Grass is green in more than color
Published 12:00 am Sunday, April 11, 2010
It now appears after visiting a few home and garden centers this week, we have shifted into overdrive to increase our homes’ spring bling look.
While striving to have the perfect yard we often get side tracked by problems. We have received two major calls this week, lawn maintenance problems and dealing with carpenter bees.
Q: How important is a healthy lawn?
A: When someone calls with problems and we offer solutions a common comment I get is, “Is grass worth that much trouble?”
Here are some facts.
Your lawn does more than just provide green space and aesthetics to your home. In the United States there is an estimated 31 million acres of grass in home lawns. A well maintained lawn has multiple benefits; to start it could keep your home cooler on hot days by reducing surface temperatures as much as 30 to 40 degrees compared to bare soil and asphalt.
A healthy lawn of about 10,000 square feet can absorb over 6,000 gallons of rainwater without noticeable runoff. This water then becomes a valuable resource in nourishing the lawn and landscape while soaking through the topsoil and replenishing groundwater reserves
Lawns also aid in the improvement of soil quality. Grass plants are continually building new topsoil from decomposing roots, stems and leaves. A typical lawn will produce 233 pounds of grass clippings per 1,000 square feet during each growing season; therefore, cycling grass clippings back on the lawn definitely helps the environment and reduces landfill waste.
Lawns, in addition to environmental benefits, provide a place to relax, have fun, generally feel good about ourselves and even increase property values by as much as 15 percent. So, the next time you are working hard to make your lawn look good, pat yourself on the back for being a good environmental steward.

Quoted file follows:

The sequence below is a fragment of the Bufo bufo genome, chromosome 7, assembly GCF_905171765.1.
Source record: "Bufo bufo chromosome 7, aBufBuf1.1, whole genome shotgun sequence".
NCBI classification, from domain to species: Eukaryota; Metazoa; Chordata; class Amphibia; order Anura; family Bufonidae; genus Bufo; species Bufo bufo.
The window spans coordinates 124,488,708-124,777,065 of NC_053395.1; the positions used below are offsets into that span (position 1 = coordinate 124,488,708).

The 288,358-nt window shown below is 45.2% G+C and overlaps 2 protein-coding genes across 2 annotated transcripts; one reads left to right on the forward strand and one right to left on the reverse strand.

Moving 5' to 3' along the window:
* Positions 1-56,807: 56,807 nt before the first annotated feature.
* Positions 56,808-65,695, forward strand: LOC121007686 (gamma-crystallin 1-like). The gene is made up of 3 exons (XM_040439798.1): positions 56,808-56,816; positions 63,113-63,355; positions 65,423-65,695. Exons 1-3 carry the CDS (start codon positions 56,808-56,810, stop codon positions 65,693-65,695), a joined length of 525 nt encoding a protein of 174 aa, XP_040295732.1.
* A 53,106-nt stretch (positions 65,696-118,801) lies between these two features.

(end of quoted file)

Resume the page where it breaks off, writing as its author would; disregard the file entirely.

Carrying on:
Q: How do you treat carpenter bees?
A: I have received approximately eight calls this week relating to controlling carpenter bees in carports and sheds. Carpenter bees are notorious for boring galleries into unpainted softwood lumber like pine, cedar and cypress.
However, they will sometimes bore into painted wood and other types of lumber. These galleries are about a half inch in diameter and can be as long as two feet or more. They will use these same galleries from year-to-year if untreated.
The risk to the homeowners can be great. First the sight of holes in your wood structures is alarming combined with the sawdust that is generated by excessive invasions.
But more importantly is the possibility of the weakening of the wood by numerous galleries. These holes allow moisture to enter the wood and begin the decay process or weakening of the wood that causes a loss of structural strength.
The most effective way to control carpenter bees with insecticides is to apply small amounts of insecticide dust directly into the galleries. Female bees are killed when they return to the gallery and newly hatched bees are killed when they emerge.
Dusts work better and last longer than liquid or aerosol treatments because they remain in the gallery, where they will contact the bees, rather than soaking into the wood. Painted or sealed wood is attacked less often by carpenter bees, so painting or sealing the wood surface is also a method of preventing this problem.
David Carter is the director of the Adams County Extension Service. He can be reached at 601-445-8201.